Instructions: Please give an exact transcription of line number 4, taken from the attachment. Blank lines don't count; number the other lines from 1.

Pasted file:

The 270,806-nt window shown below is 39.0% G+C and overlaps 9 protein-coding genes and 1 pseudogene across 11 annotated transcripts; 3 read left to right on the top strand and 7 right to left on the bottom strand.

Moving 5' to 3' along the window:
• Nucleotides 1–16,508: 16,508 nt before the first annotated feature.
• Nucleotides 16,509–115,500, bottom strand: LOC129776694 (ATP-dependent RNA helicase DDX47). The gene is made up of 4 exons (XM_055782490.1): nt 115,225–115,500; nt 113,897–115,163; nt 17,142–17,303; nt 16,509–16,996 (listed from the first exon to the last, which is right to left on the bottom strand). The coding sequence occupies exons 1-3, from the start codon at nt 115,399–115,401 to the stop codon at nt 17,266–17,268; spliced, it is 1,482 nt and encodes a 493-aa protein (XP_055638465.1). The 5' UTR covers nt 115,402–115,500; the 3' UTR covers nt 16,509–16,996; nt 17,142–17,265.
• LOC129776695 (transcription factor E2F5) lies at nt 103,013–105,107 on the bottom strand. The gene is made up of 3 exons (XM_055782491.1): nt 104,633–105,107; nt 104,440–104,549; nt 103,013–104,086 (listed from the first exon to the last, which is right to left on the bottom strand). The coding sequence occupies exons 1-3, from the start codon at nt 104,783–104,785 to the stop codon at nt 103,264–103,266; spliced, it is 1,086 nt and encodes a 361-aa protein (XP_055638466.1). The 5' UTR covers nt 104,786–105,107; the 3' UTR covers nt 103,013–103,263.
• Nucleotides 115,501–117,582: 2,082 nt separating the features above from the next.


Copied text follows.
• Nucleotides 16,509–115,500, bottom strand: LOC129776694 (ATP-dependent RNA helicase DDX47). The gene is made up of 4 exons (XM_055782490.1): nt 115,225–115,500; nt 113,897–115,163; nt 17,142–17,303; nt 16,509–16,996 (listed from the first exon to the last, which is right to left on the bottom strand). The coding sequence occupies exons 1-3, from the start codon at nt 115,399–115,401 to the stop codon at nt 17,266–17,268; spliced, it is 1,482 nt and encodes a 493-aa protein (XP_055638465.1). The 5' UTR covers nt 115,402–115,500; the 3' UTR covers nt 16,509–16,996; nt 17,142–17,265.